Here’s an extended quote from “Anon,” posted here on Seattle Transit Blog on my Fourth of July post:
Ballard was being inundated with a bunch of boring, boxy condos, that really took away from the uniqueness of Ballard. While we don’t hate progress, we also wonder why progress can’t at least look good. It seems like the city just rubber stamps the ugliest designs, the developer comes in, builds and runs and “we the people” are left with the ugly monstrosities
It’s a comment I have read again, and again in my posts about density. Another version of it goes, “I’m not against density I just hate bad design.” But there’s a solution for Anon and others who want great design and density.
Tonight the Seattle City Council is considering an extension and modification of it’s Living Building Pilot Program, a program designed to incentivize better buildings by granting some departures from Seattle’s land use code. All the projects have to go through the design review process (hardly a rubber stamp) and the program limits participants to 12 over the life of the program. The program is set to expire this year and make changes to allow more flexibility for developers.
More below the jump.
Building green can be expensive and the intention of the program was to promote more innovative design that reduced environmental impacts, save energy, and highlight great design.
One project, Stone34 in Fremont, is already moving ahead, but in order to benefit from the program that project needs the extension. The amendments to the program are pretty straightforward, allowing developers to choose elements of the living building without having to meet them all. In exchange, buildings can get more height.
As I wrote over at Seattle’s Land Use Code, the Living Building Program is incentive zoning at its best, allowing departures from the land use code in exchange for public benefits. While the Stone34 project is an office building, what’s true for mixed use development is true for Stone34: the money to pay for better materials and more energy efficiencies have to come from somewhere. The departures from the land use code can reduce costs and help increase revenue to help pay for a better building.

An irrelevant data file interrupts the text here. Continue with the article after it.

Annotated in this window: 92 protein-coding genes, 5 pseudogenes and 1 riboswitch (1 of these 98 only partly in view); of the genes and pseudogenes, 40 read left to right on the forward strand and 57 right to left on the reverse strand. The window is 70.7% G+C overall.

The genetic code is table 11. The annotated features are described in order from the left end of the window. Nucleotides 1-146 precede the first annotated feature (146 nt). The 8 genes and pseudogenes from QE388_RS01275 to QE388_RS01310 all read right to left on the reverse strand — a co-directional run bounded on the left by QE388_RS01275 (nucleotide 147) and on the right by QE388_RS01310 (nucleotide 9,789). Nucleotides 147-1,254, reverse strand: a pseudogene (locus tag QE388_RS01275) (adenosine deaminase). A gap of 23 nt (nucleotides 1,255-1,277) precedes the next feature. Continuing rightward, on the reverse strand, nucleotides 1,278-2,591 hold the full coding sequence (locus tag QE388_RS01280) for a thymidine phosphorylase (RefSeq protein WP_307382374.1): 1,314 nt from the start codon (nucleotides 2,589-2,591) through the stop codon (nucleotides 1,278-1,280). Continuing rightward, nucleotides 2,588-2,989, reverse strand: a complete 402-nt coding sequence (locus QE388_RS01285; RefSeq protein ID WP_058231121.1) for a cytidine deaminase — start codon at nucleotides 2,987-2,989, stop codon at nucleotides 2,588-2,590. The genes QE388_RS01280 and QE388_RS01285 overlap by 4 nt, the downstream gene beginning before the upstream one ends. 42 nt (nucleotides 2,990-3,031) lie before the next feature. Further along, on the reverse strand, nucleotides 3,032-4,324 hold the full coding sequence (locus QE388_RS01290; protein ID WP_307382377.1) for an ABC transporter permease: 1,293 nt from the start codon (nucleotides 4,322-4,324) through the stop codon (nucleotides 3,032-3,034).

The problem is that some neighborhood groups are already assembling themselves to oppose this project for a bunch of reasons laid out in a flier posted in Capitol Hill.
Once again the Seattle City Council is debating land use policy lot-by-lot, project-by-project rather than passing broad measures, implementing them, then evaluating them to see if they work. And once again some neighborhood groups are claiming that departures for Stone34 are a precedent that can’t be tolerated.
In the end it’s pretty simple. If we want good design along with density somebody has to pay for it and the Living Building Program and Stone34 are a chance to raise the bar on policy and design in a way that is economical for the developer and produces benefits for the neighborhood and city. Let’s give the program and the project a chance to prove it can meet those expectations.
The City Council’s Planning, Land Use and Sustainability (PLUS) committee has scheduled a public hearing for Monday, July 9, 2012 in the City Council Chambers, 2nd floor, Seattle City Hall, 600 Fourth Avenue. The meeting is scheduled to begin at 5:30 p.m.
The July Greendrinks will be sponsored by Skanska and will take place at EM Fine Art in South Lake Union on July 10th starting at 5:30pm.The event will feature an opportunity to learn more from Skanska and others on two development projects proposed in Seattle, Stone34 and 400 Fairview. A short 5 -7 minute documentary on Stone34 by local filmmaker Eric Becker will be premiered at this event.